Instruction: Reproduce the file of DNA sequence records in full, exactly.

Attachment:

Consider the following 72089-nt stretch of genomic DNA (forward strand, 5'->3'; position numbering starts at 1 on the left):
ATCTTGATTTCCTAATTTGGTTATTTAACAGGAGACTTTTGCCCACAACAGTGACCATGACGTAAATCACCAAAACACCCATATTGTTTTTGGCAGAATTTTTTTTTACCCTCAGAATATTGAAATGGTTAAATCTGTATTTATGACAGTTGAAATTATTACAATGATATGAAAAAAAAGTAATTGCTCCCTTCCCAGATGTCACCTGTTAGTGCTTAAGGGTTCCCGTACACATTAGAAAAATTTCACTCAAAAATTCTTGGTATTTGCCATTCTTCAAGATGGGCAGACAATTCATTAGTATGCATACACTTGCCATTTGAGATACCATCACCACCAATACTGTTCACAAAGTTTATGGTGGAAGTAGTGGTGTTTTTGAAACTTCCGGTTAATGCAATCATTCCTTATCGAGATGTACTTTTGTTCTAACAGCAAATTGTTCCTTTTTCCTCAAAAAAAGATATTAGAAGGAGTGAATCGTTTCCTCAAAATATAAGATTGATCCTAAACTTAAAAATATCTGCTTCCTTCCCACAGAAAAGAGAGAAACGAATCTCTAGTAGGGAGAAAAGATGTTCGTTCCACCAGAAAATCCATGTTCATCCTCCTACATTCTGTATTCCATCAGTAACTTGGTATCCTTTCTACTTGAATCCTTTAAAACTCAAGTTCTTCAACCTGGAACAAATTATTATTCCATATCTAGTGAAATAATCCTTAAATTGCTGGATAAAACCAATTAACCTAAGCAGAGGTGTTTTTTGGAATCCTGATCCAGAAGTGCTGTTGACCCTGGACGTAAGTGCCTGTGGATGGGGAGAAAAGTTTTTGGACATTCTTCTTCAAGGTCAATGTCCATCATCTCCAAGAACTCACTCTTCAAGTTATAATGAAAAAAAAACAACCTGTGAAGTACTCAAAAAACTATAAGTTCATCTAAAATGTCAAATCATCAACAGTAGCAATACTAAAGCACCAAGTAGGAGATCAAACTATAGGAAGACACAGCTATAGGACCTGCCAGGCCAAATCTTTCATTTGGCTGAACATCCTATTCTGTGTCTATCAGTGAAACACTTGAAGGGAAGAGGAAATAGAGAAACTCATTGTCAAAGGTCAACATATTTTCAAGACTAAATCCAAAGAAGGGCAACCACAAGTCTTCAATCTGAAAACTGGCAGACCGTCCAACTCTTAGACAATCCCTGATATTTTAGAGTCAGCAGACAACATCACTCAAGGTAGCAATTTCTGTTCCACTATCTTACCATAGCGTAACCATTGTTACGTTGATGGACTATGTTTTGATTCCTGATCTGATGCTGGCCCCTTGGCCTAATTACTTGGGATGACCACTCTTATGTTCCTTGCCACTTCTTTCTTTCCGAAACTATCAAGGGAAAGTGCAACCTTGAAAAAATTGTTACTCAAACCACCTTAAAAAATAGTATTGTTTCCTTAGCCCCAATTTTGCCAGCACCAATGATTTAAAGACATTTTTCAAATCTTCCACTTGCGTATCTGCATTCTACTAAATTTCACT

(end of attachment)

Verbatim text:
Consider the following 72089-nt stretch of genomic DNA (forward strand, 5'->3'; position numbering starts at 1 on the left):
ATCTTGATTTCCTAATTTGGTTATTTAACAGGAGACTTTTGCCCACAACAGTGACCATGACGTAAATCACCAAAACACCCATATTGTTTTTGGCAGAATTTTTTTTTACCCTCAGAATATTGAAATGGTTAAATCTGTATTTATGACAGTTGAAATTATTACAATGATATGAAAAAAAAGTAATTGCTCCCTTCCCAGATGTCACCTGTTAGTGCTTAAGGGTTCCCGTACACATTAGAAAAATTTCACTCAAAAATTCTTGGTATTTGCCATTCTTCAAGATGGGCAGACAATTCATTAGTATGCATACACTTGCCATTTGAGATACCATCACCACCAATACTGTTCACAAAGTTTATGGTGGAAGTAGTGGTGTTTTTGAAACTTCCGGTTAATGCAATCATTCCTTATCGAGATGTACTTTTGTTCTAACAGCAAATTGTTCCTTTTTCCTCAAAAAAAGATATTAGAAGGAGTGAATCGTTTCCTCAAAATATAAGATTGATCCTAAACTTAAAAATATCTGCTTCCTTCCCACAGAAAAGAGAGAAACGAATCTCTAGTAGGGAGAAAAGATGTTCGTTCCACCAGAAAATCCATGTTCATCCTCCTACATTCTGTATTCCATCAGTAACTTGGTATCCTTTCTACTTGAATCCTTTAAAACTCAAGTTCTTCAACCTGGAACAAATTATTATTCCATATCTAGTGAAATAATCCTTAAATTGCTGGATAAAACCAATTAACCTAAGCAGAGGTGTTTTTTGGAATCCTGATCCAGAAGTGCTGTTGACCCTGGACGTAAGTGCCTGTGGATGGGGAGAAAAGTTTTTGGACATTCTTCTTCAAGGTCAATGTCCATCATCTCCAAGAACTCACTCTTCAAGTTATAATGAAAAAAAAACAACCTGTGAAGTACTCAAAAAACTATAAGTTCATCTAAAATGTCAAATCATCAACAGTAGCAATACTAAAGCACCAAGTAGGAGATCAAACTATAGGAAGACACAGCTATAGGACCTGCCAGGCCAAATCTTTCATTTGGCTGAACATCCTATTCTGTGTCTATCAGTGAAACACTTGAAGGGAAGAGGAAATAGAGAAACTCATTGTCAAAGGTCAACATATTTTCAAGACTAAATCCAAAGAAGGGCAACCACAAGTCTTCAATCTGAAAACTGGCAGACCGTCCAACTCTTAGACAATCCCTGATATTTTAGAGTCAGCAGACAACATCACTCAAGGTAGCAATTTCTGTTCCACTATCTTACCATAGCGTAACCATTGTTACGTTGATGGACTATGTTTTGATTCCTGATCTGATGCTGGCCCCTTGGCCTAATTACTTGGGATGACCACTCTTATGTTCCTTGCCACTTCTTTCTTTCCGAAACTATCAAGGGAAAGTGCAACCTTGAAAAAATTGTTACTCAAACCACCTTAAAAAATAGTATTGTTTCCTTAGCCCCAATTTTGCCAGCACCAATGATTTAAAGACATTTTTCAAATCTTCCACTTGCGTATCTGCATTCTACTAAATTTCACT